‘I thought I was too young to get breast cancer at 24’

A Derry woman who was diagnosed with breast cancer earlier this year when she was just 24 has urged other young women to regularly check themselves.

Friday, 8th October 2021, 12:13 pm
Aoife Mullan, who was diagnosed with breast cancer in May this year.

Aoife Mullan, who has been working as a community carer throughout the global Covid-19 pandemic, noticed a lump on her breast in March 2020 when she was showering.

“I didn’t really think any of it. I thought it was just a cyst so I didn’t bother doing anything about it,” she told the ‘Journal’. “I suppose the pandemic put me off as well, as I knew that I would struggle to get an appointment.

“In some ways I’m glad that I didn’t go and get it checked last year as I might have had to wait for surgery and treatment.”

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Aoife, with her son Keaton, who she says helped her get through her surgery and radiotherapy treatment.

The mum-of-one decided to seek medical attention when the lump was still there a year later.

“One day, I don’t know what came over me, but I just thought I better get this checked. I saw my GP and I was sent to the breast clinic in May.”

Aoife said the medical team at the breast clinic also believed the lump was a cyst, however they did a biopsy just to be sure.

“A bloody substance came out of the cyst and the cancer was found behind it,” Aoife said. “It was devastating to be told that I had cancer and I was shocked.

“My Mammy took it really bad because my granny died of breast cancer in 2016, so she was just thinking the worst whenever I told her. It is hard to stop yourself going to the worst case scenario when you hear the word cancer.”

Breast cancer is the most common type of cancer in the UK and around one in eight women are diagnosed with breast cancer during their lifetime.

Most women diagnosed with breast cancer are over the age of 50, but younger women can also get breast cancer. In rare cases, men can also be diagnosed with the disease.

Aoife said the medical team were ‘amazing’ after her diagnosis and they put together a treatment plan for her.

“Everything was planned really quickly once the cancer was found. I was considering a mastectomy, but because the cancer was localised I opted for a lumpectomy.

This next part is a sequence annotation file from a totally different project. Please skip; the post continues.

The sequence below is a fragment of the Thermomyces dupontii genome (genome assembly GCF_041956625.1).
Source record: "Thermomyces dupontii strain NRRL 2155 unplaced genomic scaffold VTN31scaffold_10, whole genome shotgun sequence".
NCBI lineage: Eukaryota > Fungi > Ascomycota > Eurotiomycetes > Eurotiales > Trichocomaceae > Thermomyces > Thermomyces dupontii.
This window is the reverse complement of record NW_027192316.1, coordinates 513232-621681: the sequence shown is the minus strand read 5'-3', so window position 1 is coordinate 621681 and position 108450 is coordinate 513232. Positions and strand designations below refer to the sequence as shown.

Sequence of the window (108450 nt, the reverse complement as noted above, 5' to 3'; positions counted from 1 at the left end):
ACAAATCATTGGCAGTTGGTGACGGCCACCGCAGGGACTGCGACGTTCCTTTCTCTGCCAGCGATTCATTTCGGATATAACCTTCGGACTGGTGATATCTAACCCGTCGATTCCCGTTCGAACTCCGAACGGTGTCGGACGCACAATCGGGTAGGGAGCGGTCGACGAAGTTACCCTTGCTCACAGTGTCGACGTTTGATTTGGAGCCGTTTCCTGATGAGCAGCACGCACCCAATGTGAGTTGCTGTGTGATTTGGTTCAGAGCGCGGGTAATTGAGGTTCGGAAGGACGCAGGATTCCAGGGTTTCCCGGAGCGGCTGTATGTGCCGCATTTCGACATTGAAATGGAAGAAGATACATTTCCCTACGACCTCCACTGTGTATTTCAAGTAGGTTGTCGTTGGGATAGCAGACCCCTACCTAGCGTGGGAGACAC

“I was relieved that only a lumpectomy was required and that I didn’t need chemotherapy. I know I was lucky.”

Following the lumpectomy, Aoife underwent a week of radiotherapy.

“I developed an abscess after the surgery, so I had to hold off for a while on the treatment. I ended up having the radiotherapy the same week as my 25th birthday.

“I had to go through all the surgery and treatment myself. No one was allowed to come in with me because of Covid restrictions and it was really hard,” Aoife said.

“I don’t know what I would have done without my wee boy Keaton, he really kept me going. We tried to keep everything as normal as possible for him, but I think he kind of knew there was something going on.

“I also had to keep him off school because of covid when I was waiting for surgery and treatment.”

Aoife said she is still feeling the effects of her treatment.

“I was grand during the radiotherapy, it is only now that it is starting to hit me. I am tired and sore around my chest and arm. I have to stay off work at the minute and don’t know when I will be able to go back.”

Aoife reached out to Pink Ladies Cancer Support Group following her diagnosis and has urged other women who have had a recent diagnosis to reach out to the charity and to Macmillan.

“Both of them have helped me loads. When I was diagnosed, Michelle McLaren from the Pink Ladies came out to my house and talked me through her cancer journey as she was the same age as me when she was diagnosed.”

Aoife admits that she never checked her breasts before she was diagnosed with cancer and she advised other women to be aware of changes.

“I thought I was too young to get breast cancer, but it can come at any age. All women, including young women, need to make sure they are checking and are aware of any changes.

“They also need to go to the doctor if they do notice changes, no matter how small they are, because you just never know.”

Following her diagnosis, Aoife put up a post on social media and she received a number of messages from other women.

“They were asking me about lumps and changes to their breasts and whether they should get them checked. A lot of women don’t know what to look for or think they are too young to get it.”

Aoife, who said she is ‘lucky to have had such a good outcome’, will get a mammogram every year until she is 50 and then every three years after that. She said this follow up care is ‘reassuring’.

Pink Ladies’ have advised that women need to be aware of slight changes to the shape and size of their breast and to check for lumps in the breast, up to the collarbone and under the arm.

They also need to be aware of discharge, pain, redness or rashes that are not going away.